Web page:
1. The first question is whether the respondent is entitled to intervene under Section 47, Civil P.C. Now this is not a case of a person filing a claim petition relying on a paramount right i e., a right inconsistent with the right of the mortgagor. The respondent recognized the right of the mortgagor, in 1917 when he executed his mortgage but says that that right has since been purchased by herself in January 1925 and, therefore, the mortgagor has nothing to be sold by the mortgagee. In so contending she comes in as a representative of the mortgagor. The objection is to the execution of the mortgage decree by sale of the properties and therefore the question relates to the execution of the decree. Thus Section 47 applies and the relative rights of the parties can be determined in the proceedings.
2. Coming to the merits: there are two applications of lis pendens in this case. (1) The mortgage of 1917 was made while the decree obtained by the respondent is pending satisfaction and has not been fully worked out. Therefore, that mortgage cannot affect the rights of the respondent under her maintenance decree. (2) If there had been no second suit, i. e., the suit of the mortgagee (O.S. 116 of 24) the matter is simple. The execution proceedings taken out by the respondent are valid and binding on the appellant who did not care to intervene as an assignee of the judgment-debtor and he would have lost all rights. But we have the second suit (O.S. 116 of 1924) and during, the pendency of the decree, i.e., after the. decree was passed, and while it was unsatisfied, the. sale in execution of the first decree extinguishing the mortgagor’s rights took place and the appellant contends that this execution purchase is affected by the doctrine of lis pendens and cannot affect his own right to sell the mortgagor’s interest (subject to the respondent’s rights of maintenance). In reply to this contention the respondent’s vakil, Mr. S. Panchapagesa Sastry, relies on the decision in Venkatarama Ayyar v. Rangian Chetty A.I.R. 1924 Mad. 449 (F.B.). As we interpret-that decision, it is not a general decision that there cannot be a second application of lis pendens somewhat modifying the effects of the first application of the doctrine of lis pendens, but only a decision on the particular facts of the case.
3. The two rival parties were parties to the second suit, (O.S. 1 of 1889) and our construction of the decree in it was that the first suit can be executed without any lis pendens due to the second suit. If the decree-holder in the second suit seeks to redeem the first decree-holder, she cannot do so in O.S. 1 of 1889 or not at all if the decree was not in proper form. But here the facts are different. Up to this stage, the parties have not. met face to face. If we can give effect to the second lis pendens, we ought to do so and safeguard the mortgagee’s rights,, provided we do not affect the respondent’s right of obtaining her maintenance by execution of the decree. Now it is clear-that a sale of the property in execution of the second decree subject to the rights of the respondent is feasible and does not affect the respondent’s rights. Only if such a method is impossible, i. e., only if it can be said that giving effect to the second lis pendens destroys altogether the benefit of the first lis pendens that. one can hold that the second lis pendens cannot be recognized. This is not such a case.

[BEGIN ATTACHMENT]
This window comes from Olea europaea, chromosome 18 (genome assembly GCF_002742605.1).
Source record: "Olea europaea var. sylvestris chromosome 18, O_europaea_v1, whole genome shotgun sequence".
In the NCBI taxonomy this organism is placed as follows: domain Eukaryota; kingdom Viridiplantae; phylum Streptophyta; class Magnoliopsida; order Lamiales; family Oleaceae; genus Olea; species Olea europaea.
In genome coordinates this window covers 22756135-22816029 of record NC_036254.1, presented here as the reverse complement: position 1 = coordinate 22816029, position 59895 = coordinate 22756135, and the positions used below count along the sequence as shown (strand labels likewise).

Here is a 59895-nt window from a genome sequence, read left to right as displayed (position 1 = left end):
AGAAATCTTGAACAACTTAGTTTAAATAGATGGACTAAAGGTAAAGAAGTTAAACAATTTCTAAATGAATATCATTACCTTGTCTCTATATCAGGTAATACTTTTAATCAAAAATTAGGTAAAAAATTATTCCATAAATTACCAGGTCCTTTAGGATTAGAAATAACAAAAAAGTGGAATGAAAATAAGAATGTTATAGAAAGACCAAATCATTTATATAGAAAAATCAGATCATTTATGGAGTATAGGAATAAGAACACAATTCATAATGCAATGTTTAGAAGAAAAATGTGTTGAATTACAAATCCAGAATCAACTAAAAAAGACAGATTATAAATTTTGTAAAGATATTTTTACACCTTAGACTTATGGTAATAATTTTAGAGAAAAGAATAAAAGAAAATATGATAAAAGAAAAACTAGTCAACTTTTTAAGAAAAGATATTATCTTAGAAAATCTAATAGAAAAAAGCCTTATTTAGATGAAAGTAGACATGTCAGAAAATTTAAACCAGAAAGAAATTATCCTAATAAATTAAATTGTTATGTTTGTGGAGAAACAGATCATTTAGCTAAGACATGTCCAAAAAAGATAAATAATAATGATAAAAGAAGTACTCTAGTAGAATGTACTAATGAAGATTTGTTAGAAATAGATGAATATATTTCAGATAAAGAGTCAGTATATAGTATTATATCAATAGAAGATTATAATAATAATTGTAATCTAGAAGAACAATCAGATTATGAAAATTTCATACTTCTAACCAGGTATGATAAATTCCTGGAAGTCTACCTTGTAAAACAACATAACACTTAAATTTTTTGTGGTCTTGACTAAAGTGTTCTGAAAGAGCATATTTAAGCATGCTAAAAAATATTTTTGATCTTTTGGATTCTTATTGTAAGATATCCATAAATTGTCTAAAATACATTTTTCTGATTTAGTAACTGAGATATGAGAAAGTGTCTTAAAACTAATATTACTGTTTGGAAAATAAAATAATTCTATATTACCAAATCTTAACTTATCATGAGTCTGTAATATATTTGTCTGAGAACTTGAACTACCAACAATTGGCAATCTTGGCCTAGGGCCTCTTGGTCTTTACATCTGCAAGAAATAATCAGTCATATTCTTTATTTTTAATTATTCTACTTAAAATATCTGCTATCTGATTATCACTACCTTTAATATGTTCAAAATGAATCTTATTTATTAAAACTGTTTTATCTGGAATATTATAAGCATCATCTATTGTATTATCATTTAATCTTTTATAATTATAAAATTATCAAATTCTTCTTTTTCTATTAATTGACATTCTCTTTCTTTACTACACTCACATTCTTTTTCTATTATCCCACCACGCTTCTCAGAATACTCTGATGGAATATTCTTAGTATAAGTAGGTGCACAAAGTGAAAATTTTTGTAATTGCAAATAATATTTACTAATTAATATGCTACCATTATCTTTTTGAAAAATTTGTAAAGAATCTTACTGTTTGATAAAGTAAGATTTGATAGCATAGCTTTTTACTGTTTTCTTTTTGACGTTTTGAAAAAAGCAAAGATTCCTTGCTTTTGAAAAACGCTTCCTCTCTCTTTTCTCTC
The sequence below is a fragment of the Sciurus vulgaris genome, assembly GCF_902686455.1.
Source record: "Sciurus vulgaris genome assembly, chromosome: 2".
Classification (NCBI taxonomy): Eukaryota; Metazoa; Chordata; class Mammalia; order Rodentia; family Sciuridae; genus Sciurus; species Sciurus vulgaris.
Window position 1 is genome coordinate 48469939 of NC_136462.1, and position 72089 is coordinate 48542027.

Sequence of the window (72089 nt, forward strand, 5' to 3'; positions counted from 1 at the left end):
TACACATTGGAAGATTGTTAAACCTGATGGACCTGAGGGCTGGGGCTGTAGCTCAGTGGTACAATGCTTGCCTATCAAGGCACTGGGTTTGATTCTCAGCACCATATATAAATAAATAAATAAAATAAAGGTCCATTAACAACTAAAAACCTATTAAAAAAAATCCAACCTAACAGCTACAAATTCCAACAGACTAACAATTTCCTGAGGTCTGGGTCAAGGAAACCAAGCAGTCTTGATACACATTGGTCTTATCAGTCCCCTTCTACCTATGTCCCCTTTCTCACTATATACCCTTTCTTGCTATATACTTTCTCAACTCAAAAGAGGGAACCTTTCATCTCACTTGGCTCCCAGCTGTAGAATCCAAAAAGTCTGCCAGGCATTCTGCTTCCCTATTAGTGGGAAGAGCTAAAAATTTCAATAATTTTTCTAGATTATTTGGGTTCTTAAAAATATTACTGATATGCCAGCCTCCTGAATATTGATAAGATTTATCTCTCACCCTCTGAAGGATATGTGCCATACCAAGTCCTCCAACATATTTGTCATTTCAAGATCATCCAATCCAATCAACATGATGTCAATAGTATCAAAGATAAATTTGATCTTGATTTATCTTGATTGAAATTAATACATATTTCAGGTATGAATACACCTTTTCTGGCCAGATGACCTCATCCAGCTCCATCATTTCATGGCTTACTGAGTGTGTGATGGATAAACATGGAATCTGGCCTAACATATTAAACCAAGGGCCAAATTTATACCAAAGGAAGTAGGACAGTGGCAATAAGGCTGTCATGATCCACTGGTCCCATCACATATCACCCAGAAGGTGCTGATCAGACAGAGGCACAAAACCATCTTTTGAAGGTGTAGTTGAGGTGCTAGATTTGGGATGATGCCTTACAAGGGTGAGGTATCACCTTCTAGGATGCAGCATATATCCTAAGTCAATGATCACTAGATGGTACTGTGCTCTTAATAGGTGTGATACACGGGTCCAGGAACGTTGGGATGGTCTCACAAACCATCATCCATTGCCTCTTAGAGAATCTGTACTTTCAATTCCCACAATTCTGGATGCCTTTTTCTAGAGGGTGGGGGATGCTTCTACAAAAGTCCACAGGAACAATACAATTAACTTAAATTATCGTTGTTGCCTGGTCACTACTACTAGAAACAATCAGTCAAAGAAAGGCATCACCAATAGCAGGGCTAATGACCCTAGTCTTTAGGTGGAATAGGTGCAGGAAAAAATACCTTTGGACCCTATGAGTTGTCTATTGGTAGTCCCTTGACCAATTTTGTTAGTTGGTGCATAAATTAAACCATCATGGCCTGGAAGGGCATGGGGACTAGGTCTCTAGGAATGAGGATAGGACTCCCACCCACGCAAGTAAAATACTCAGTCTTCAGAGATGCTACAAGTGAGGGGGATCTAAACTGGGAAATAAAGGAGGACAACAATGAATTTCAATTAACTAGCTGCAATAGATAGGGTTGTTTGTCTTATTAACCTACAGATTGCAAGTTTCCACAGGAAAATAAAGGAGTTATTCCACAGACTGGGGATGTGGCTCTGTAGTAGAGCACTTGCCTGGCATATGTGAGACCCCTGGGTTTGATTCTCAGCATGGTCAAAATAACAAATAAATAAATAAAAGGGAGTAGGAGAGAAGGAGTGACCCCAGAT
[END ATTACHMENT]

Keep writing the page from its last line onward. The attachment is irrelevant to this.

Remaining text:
4. The result is that both the applications of lis pendens have to be recognized. If the appellant is desirous of bringing the property to sale, he must pay down all amounts of the arrears of maintenance that have accrued due to the respondent not only up to now, but up to the sale, and then apply for sale subject to the future maintenance rights of the respondent under the decree which will be mentioned in the proclamation. Whoever is the purchaser, whether appellant or another, is bound to pay the future maintenance due to the respondent. If there as default in payment the respondent will be entitled to execute her maintenance decree by applying for sale after giving notice to the purchaser. She will be so entitled to give notice to the purchaser and then apply for sale. It cannot be said that this additional burden of giving notice to the purchaser is such a disability that her right of recovering “the maintenance under the decree is affected. We set aside the order of the Courts below. If the appellant applies for sale, the District Munsif will have to pass orders in accordance with the above observations. If not, there are no further orders to be passed by the Courts below. Bach party will bear his own costs. It is not open to the appellant or to the future purchaser in the mortgage decree to question the executability of the maintenance decree of the respondent. That matter is finally settled by the sale already effected. Apart from it, we also think that the decree is executable.
5. Each party will bear his own costs in this appeal and in the memorandum of objections. In the Courts below, the respondent will have her costs.